I can't imagine this being interesting to more than four or five people, but when I was in Arizona two weeks ago, I spent around an hour in the mostly-empty media section of the Arizona House of Representatives. Some local reporters were confused; as a reporter told me from the press row, one of their colleagues had been tossed recently because she forgot her badge. Mary Jo Pitzl reports on the controversy.
There was no evidence the safety of the 60 House members was imperiled by the presence of Slate magazine reporter Dave Weigel. But it did raise questions about how the policy was being enforced -- tightly for local reporters, but very loosely for national media?
Weigel, in an e-mail, said he was escorted onto the floor by a lawmaker and was later asked for his credentials by a security officer. He showed him his congressional periodical media badge, and all was well.
House PIO Rey Torres, who's done the media tossing of late, said it was an oversight -- he wasn't aware of Weigel's presence and would look into the lapse.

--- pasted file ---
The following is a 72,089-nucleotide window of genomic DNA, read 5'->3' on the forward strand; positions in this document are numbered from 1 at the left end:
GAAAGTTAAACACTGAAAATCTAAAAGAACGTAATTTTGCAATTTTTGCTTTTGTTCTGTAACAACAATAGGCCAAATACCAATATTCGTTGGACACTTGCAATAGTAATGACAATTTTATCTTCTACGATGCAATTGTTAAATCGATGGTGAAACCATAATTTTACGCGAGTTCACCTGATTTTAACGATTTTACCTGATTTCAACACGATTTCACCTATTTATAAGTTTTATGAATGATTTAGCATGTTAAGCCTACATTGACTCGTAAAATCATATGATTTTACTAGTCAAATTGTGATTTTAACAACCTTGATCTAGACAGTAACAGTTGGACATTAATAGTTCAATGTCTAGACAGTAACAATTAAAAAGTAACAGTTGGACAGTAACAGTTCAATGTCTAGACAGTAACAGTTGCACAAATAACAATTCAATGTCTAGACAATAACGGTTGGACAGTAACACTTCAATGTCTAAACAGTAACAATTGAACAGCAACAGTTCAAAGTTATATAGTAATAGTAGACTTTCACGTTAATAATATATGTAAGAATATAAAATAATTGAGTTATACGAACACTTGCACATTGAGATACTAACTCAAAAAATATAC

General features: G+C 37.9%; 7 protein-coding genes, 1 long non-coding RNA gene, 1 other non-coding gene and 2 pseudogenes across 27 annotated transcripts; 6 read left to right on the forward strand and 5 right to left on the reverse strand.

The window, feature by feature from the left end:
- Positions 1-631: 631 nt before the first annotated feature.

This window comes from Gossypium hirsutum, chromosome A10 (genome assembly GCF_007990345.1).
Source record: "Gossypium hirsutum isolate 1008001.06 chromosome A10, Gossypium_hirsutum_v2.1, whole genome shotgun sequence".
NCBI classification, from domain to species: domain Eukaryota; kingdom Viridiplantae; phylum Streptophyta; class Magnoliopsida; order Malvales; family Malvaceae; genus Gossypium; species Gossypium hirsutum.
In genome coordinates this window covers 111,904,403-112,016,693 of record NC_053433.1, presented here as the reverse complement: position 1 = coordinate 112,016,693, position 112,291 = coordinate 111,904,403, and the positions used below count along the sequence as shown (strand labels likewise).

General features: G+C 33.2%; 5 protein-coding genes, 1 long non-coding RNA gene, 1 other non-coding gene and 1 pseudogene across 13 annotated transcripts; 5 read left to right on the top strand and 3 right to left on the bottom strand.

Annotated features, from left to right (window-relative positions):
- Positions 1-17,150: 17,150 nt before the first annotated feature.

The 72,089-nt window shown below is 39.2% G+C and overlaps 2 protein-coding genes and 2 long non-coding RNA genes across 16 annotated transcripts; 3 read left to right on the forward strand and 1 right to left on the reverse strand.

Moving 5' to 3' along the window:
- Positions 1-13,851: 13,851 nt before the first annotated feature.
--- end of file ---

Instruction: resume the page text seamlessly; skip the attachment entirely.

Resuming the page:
Here's what happened: I was shadowing Rep. Ruben Gallego. He led me into the lounge outside the House floor, where reporters and lobbyists can hobnob with members. As I talked to a few other members, Gallego and a colleague went to find Torres and get a temporary floor pass for me. Alas, Torres wasn't in town. I was perfectly happy to stay in the lounge, or in the gallery, but toward the end of the day, a Democratic member encouraged me to come on and grab a seat. After 20 or so minutes, the sargeant-at-arms approached and asked me if I had a media pass; I explained the situation and showed my periodical badge (which you have be approved for, year to year). Situation, over. So I wonder about the spirit of the law. If it's to keep access to the floor limited to reporters, there are a number of ways to do that without embarrassing the people who cover the legislature.